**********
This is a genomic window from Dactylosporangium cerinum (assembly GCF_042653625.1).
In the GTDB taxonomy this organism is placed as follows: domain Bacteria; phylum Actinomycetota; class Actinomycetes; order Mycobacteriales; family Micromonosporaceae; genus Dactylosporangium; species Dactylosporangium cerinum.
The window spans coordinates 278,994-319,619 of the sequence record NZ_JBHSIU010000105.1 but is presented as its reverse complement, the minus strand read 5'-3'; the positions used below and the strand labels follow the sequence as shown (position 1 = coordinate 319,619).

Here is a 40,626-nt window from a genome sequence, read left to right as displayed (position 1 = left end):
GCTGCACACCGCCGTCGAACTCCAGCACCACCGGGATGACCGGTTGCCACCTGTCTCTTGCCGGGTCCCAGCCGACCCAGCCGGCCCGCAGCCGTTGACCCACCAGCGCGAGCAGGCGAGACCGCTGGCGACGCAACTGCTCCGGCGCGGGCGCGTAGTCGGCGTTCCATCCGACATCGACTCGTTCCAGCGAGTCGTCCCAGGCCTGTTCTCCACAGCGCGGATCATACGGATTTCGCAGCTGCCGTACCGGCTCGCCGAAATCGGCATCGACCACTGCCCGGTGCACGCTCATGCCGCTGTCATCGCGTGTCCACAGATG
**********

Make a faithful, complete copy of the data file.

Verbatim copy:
This is a genomic window from Dactylosporangium cerinum (assembly GCF_042653625.1).
In the GTDB taxonomy this organism is placed as follows: domain Bacteria; phylum Actinomycetota; class Actinomycetes; order Mycobacteriales; family Micromonosporaceae; genus Dactylosporangium; species Dactylosporangium cerinum.
The window spans coordinates 278,994-319,619 of the sequence record NZ_JBHSIU010000105.1 but is presented as its reverse complement, the minus strand read 5'-3'; the positions used below and the strand labels follow the sequence as shown (position 1 = coordinate 319,619).

Here is a 40,626-nt window from a genome sequence, read left to right as displayed (position 1 = left end):
GCTGCACACCGCCGTCGAACTCCAGCACCACCGGGATGACCGGTTGCCACCTGTCTCTTGCCGGGTCCCAGCCGACCCAGCCGGCCCGCAGCCGTTGACCCACCAGCGCGAGCAGGCGAGACCGCTGGCGACGCAACTGCTCCGGCGCGGGCGCGTAGTCGGCGTTCCATCCGACATCGACTCGTTCCAGCGAGTCGTCCCAGGCCTGTTCTCCACAGCGCGGATCATACGGATTTCGCAGCTGCCGTACCGGCTCGCCGAAATCGGCATCGACCACTGCCCGGTGCACGCTCATGCCGCTGTCATCGCGTGTCCACAGATG